This slim 15-inch laptop has a distinctive trapezoidal profile, dressed up with a black, anodized finish and glowing red accents. The hinge of the laptop gets some unexpected visual flair with a shiny chrome hinge, and the ends of the hinge have a colored flame pattern. Across the lid is a pattern of tiny triangles imprinted into the black aluminum, with an HP logo etched into it.
Measuring 0.8 by 15.1 by 9.7 inches (HWD) and weighing just 4.7 pounds, the Omen 15 is just a little smaller than the Acer Aspire V 15 Nitro (VN7-591G-75S2), but weighs quite a bit less than the 5.29-pound Acer laptop. The chassis is milled from aluminum, making it quite sturdy, but light enough to carry under an arm or in a backpack. It also keeps things cool, with two heat exhaust vents on the back edge of the chassis, expelling hot air away from the user.
Open up the laptop, and you’ll be greeted by a 15.6-inch In-Plane Switching (IPS) display with 1,920-by-1,080 resolution, a combination ideal for gaming laptops—some premium systems offer higher-resolution screens, but the limits of current notebook GPUs make it nearly impossible to take advantage of all those pixels for gaming. It’s also a touch screen, a feature that has previously been rare on gaming systems, but we’ve seen others, like the Lenovo Y50 Touch, that offer touch-screen capability for a fuller Windows 8 experience. In addition to the display, the Omen 15 also boasts impressive sound, thanks to two front-facing speakers and Beats Audio.
The keyboard features RGB backlighting, with multiple lighting zones (right, left, center, and WASD keys), letting you change the backlight color to any hue you want. The same color can be applied to the speakers, and you can also set the speaker lighting to throb to the beat of whatever music you’re listening to, or react to loud noises in games. The chiclet-style keyboard is similar to HP’s other laptops, but adds a row of six programmable macro buttons along the left edge of the keyboard. The Omen 15 also features an extra wide touchpad, which offers better gesture support for day-to-day use, but for gaming, you’ll still want to use a separate gaming mouse.
In order to maintain the angled edges of the trapezoidal chassis design, nearly all of the Omen 15’s ports are located on the back edge of the laptop, situated between the exhaust vents. While this does help reduce the tangle of cables snaking around the sides of the laptop, it’s also inconvenient whenever you plug in a device, be it a mouse, a flash drive, or external monitor. Despite the location, the Omen does offer a good selection of ports, with four USB 3.0 ports, an HDMI-out and miniDisplayPort for connecting external monitors, and a headset combo jack. The one side-mounted feature is an SD card slot, found on the right-hand side of the laptop.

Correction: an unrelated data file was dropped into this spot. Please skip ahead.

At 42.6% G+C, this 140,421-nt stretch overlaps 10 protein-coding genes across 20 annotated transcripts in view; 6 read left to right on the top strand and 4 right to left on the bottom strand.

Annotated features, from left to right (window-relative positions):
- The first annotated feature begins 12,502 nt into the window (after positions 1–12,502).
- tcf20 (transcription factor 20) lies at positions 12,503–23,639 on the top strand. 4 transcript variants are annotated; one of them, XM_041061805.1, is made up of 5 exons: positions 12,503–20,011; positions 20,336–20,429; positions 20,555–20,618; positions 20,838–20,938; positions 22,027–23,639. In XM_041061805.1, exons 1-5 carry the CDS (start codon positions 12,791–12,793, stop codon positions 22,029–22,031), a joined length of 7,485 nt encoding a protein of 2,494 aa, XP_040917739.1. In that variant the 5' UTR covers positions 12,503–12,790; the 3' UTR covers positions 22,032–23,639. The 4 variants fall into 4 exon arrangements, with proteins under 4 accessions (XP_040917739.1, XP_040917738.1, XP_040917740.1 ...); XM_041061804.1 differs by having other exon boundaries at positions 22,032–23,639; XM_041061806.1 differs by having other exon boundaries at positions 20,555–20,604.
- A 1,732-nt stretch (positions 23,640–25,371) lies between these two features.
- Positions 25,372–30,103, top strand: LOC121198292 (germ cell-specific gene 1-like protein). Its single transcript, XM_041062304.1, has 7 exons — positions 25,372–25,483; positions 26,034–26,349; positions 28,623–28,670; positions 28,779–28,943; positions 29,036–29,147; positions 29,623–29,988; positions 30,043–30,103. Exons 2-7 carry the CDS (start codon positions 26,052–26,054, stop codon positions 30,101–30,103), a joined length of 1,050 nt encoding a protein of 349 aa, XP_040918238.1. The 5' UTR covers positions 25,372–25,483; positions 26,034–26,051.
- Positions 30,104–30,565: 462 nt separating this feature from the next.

Internally, the laptop is outfitted with dual-band 802.11ac Wi-Fi and Bluetooth 4.0. The Omen 15 has no Ethernet port, but does come with a USB/Ethernet adapter for those times you need a wired connection. Above the display is a built-in webcam that captures 1,920-by-1,080 video at 30 frames per second. For storage, our system has a 512GB solid-state drive (SSD), but it uses a PCI-connected drive instead of the usual SATA connection, which offers faster data transfer speeds.
Something of a surprise: The Omen 15 isn’t preloaded with much in the way of software and apps. Many mainstream companies tend to stick with their usual software loads when selling a gaming system, resulting in premium-priced machines that feel compromised with unwanted bloat. The Omen 15 doesn’t have this problem, coming with a 30-day trial of McAfee Security and a 30-day trial of Office 365, but little else. HP also includes a control dashboard for the Omen which includes keyboard customization, performance monitoring, and driver controls. HP covers the system with a one-year warranty.
The Omen 15 is outfitted with an Intel Core i7-4710HQ processor, overclocked from 2.5GHz to up to 3.5GHz in Turbo mode. It’s the same quad-core processor used in the Acer Aspire V 15 Nitro and the Maingear Pulse 15. With 16GB of RAM, and aforementioned PCI-connected SSD, the Omen 15 manages to squeeze better overall performance out of the same CPU, scoring 3,400 points in PCMark 8 Work Conventional, where the Acer V 15 Nitro scored only 3,160 points, and the Maingear Pulse 15 scored 3,047 points. Similar performance differences were seen in Photoshop CS6, which the Omen 15 finished in just 3 minutes 24 seconds, well ahead of most competing systems.
The real question, however, is gaming performance. With an Nvidia GeForce GTX 860M GPU and 4GB of dedicated memory, the Omen offers decent gaming performance, slightly ahead of the similarly equipped Acer V 15 Nitro and the Lenovo Y50 Touch, which also feature the Nvidia GTX 860M. In 3DMark the Omen 15 scored 15,651 points (CloudGate), and 1,840 points (FireStrike). In gaming tests with basic 1,366-by-768 resolution, the Omen cranked through Heaven at 66 frames per second (fps) and Valley at 79 fps; at 1,920-by-1,080 resolution with antialiasing on, those rates dropped to 22fps in Heaven and 25fps in Valley, meaning that you can play current-generation games at full HD, but you may need to back off on the eye-candy for smooth performance. This performance is all quite respectable, but the Nvidia GTX 860M is an entry-level gaming GPU, and at this price range, you might also consider that the Maingear Pulse 15 and the Digital Storm Krypton offered slightly better gaming performance, thanks to an Nvidia 870M and 880M, respectively.